Brandt Brauer Frick Ensemble: “Mr. Machine” Review
German trio Brandt Brauer Frick Ensemble (named for each of the members, Daniel Brandt, Jan Brauer and Paul Frick) perform a unique style of music that blends classical instrumentation with minimalist techno. The result is avant garde yet highly palatable orchestrations that bring to mind a meeting of the old world and the new. And while forward thinking classical music certainly isn’t anything terribly new, the BBFE do so in a way that has the potential to attract not only fans of difficult esoteric music but “regular” music fans as well. The reasoning being that their sound is technically diverse without being willingly obtuse.
The BBFE’s new record Mr. Machine is a playful foray through eclectic rhythm patterns that are interwoven to form multi-level platforms of sound. Said rhythms are formed by a multitude of instruments, including piano keys, timpani, various strings and brass to name just a few. The songs often start with simple repetitive beats and, like a “orchestral-oriented” krautrock, take on progressively more complex character throughout the course of a piece. A few of the songs on Mr. Machine feature vocals, most notably “Pretend” which includes some ethereally chanted words from Berlin based musician Emika. Elsewhere the record is largely instrumentals, from the epically dread creak and mumble of “You Make Me Real” to “Teufelsleiter’s” timpani-fueled bombastic score. The record’s eight tunes are as diverse as they are long (many of the songs clock in at seven plus minutes) though the chain that links them together is a similar approach to rhythm-focused orchestrations.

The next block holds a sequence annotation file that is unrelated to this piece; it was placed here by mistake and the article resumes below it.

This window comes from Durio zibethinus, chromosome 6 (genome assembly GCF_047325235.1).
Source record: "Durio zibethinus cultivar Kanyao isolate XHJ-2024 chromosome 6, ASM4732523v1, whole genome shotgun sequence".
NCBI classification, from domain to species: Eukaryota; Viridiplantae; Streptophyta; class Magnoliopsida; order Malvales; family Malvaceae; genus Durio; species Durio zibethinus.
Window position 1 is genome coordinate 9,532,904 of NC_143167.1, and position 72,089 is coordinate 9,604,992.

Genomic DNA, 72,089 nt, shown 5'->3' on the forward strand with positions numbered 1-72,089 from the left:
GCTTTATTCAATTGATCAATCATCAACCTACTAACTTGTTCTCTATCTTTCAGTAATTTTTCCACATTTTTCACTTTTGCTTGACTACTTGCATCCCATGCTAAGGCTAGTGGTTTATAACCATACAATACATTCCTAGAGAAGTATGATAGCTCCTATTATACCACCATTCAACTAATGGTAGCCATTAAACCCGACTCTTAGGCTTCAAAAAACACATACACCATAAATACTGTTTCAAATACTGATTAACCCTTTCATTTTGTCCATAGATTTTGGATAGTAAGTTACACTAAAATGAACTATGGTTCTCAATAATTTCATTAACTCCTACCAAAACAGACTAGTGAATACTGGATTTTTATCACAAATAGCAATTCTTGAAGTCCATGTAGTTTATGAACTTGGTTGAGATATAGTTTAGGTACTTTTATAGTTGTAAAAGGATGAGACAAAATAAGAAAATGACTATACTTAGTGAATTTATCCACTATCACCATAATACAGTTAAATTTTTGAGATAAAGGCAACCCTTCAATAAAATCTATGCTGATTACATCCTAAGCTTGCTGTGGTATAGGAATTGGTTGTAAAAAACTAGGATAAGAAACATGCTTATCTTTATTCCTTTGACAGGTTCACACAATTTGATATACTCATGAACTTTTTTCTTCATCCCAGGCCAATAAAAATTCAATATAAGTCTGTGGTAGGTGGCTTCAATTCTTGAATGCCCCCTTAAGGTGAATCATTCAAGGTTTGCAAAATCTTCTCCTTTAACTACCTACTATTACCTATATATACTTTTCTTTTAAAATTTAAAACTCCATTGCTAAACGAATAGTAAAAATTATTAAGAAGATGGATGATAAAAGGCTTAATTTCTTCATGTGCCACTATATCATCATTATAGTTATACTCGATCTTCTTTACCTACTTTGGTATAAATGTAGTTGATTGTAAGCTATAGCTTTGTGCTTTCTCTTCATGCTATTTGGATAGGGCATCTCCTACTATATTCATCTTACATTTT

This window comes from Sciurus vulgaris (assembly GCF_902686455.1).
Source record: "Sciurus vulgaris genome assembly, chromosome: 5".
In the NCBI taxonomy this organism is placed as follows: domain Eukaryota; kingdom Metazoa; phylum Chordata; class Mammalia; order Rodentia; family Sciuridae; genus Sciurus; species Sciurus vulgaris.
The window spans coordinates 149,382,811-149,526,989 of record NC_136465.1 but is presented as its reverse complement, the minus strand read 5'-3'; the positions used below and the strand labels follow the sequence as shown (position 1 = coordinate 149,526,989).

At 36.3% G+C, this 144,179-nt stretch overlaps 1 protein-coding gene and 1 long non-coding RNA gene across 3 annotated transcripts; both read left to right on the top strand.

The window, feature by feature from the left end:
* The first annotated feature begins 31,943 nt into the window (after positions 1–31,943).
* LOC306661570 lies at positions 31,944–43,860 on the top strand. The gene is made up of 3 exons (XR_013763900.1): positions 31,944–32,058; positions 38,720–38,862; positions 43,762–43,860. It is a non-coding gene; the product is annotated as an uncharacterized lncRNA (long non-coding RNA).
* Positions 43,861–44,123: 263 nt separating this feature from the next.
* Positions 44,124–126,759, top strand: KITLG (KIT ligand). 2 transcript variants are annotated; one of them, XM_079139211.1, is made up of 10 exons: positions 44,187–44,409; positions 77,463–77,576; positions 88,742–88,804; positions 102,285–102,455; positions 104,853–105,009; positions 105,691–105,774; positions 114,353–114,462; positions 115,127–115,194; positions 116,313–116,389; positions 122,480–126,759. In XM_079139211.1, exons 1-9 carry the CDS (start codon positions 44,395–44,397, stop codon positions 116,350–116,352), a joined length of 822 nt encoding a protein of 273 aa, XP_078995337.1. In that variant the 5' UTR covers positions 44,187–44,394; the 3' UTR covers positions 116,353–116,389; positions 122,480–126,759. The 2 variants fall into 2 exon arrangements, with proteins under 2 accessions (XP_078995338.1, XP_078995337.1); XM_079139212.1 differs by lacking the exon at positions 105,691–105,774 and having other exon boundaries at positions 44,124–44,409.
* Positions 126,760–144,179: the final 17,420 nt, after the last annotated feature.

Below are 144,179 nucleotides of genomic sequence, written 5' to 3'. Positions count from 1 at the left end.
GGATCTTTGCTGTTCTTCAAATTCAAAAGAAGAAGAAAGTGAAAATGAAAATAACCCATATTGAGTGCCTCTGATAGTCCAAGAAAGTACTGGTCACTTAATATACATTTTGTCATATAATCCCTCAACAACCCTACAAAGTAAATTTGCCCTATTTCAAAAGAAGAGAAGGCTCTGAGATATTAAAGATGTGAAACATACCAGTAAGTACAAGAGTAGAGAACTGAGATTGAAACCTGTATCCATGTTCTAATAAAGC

The epic scope and almost cinematic feel of many of the songs on Mr. Machine should lend to an engaging stage performance, and though the band rarely tours we’ll be getting a unique opportunity to hear them in the Twin Cities this fall. The band will perform at the Cedar Cultural Center on October 24th, one day before Mr. Machine is officially released on !K7 Records and shouldn’t be one to miss.
— Jon Behm
Brandt Brauer Frick Ensemble: Site